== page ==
But in reality, it is paramount to embark on the secondary testing phase to negate both the false positive factor and what I've come to call the 'Galacticos' factor (WARNING! Ubiquitous sporting analogy alert!) .... taking the best performing player at each position, and putting them all in the same team, may look like the winning combination on paper, but it's only after you see them play a match on a real pitch (secondary testing) you know if you have the optimum combination! It may be that some of the lesser rated players, when played in combination with the Galacticos, provide the greatest team!

Ian - this is a fantastic article, I wish I could've explained these points so succinctly, it would've saved me a lot of time trying to explain to Sales Directors why A/B and subsequent UAT testing needs to take so long! I'll be citing many of your points ad verbatim in future.

about 2 years ago

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Dean Hurcombe, Marketing Executive at LSL CCD

*caveat*
I'd like to add that the resistance I've previously faced from Sales Directors was in previous employment, the SD's at my current company are all enlightened scholars, gents and thoroughly nice chaps! ;-)

about 2 years ago

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Deri Jones, CEO at SciVisum.co.uk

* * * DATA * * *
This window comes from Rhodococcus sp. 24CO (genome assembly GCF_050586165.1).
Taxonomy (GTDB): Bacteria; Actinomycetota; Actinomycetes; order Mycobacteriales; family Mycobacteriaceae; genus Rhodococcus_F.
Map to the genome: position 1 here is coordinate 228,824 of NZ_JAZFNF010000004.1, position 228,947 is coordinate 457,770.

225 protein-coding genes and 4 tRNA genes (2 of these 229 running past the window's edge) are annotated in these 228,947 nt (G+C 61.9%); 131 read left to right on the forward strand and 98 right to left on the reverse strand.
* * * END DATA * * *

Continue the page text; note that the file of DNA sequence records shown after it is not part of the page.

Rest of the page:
Good article, I guess you're saying overall that Marketers (and indeed most people) don't understand basic statistics and probability theory!

And hence many business decisions are made based on numbers that don't mean what they are thought to mean!

And A/B testing is most prone to this, as it claims to be an evidence-based, numerical, fully non-subjective thing (unlike many of the decisions that marketers have to make).

I'm sure there's a Dilbert cartoon that would make this point better than I have just done!

about 2 years ago

Ian McCaig

Ian McCaig, CMO & Founder at Qubit

Brian: In an ideal world, we would validate our A/B tests immediately after completion, in order to reduce the probability of false positives. But sometimes this is not possible. There are other options. At Qubit, when we implement the winning version of a test, we usually have a 5% control group, that exists to monitor the ongoing conversion rate, and to calculate incremental revenue.

Dean: Thankyou for your kind words. I agree that one of the main difficulties with calculating the effect of multiple tests is the interaction between the changes. Often the thing that has the largest effect is a significant change. However just because this is the case, it does not follow that multiple significant changes to a website will lead to an even larger effect. If you want to have some collateral to show to the non-believers, we have recently published a whitepaper, 'Most Winning A/B Test Results are Illusory' which you can find here: bit.ly/qABresearch.

Deri: This is true. In our experience, many marketers are not even aware of the concept of statistical power and the necessity of waiting until you have a large enough sample size. This is little better than allowing a random process decide the future of your company. Hypothesis driven A/B testing carried out with statistical rigour is the way forward.

about 2 years ago

Ian McCaig

Ian McCaig, CMO & Founder at Qubit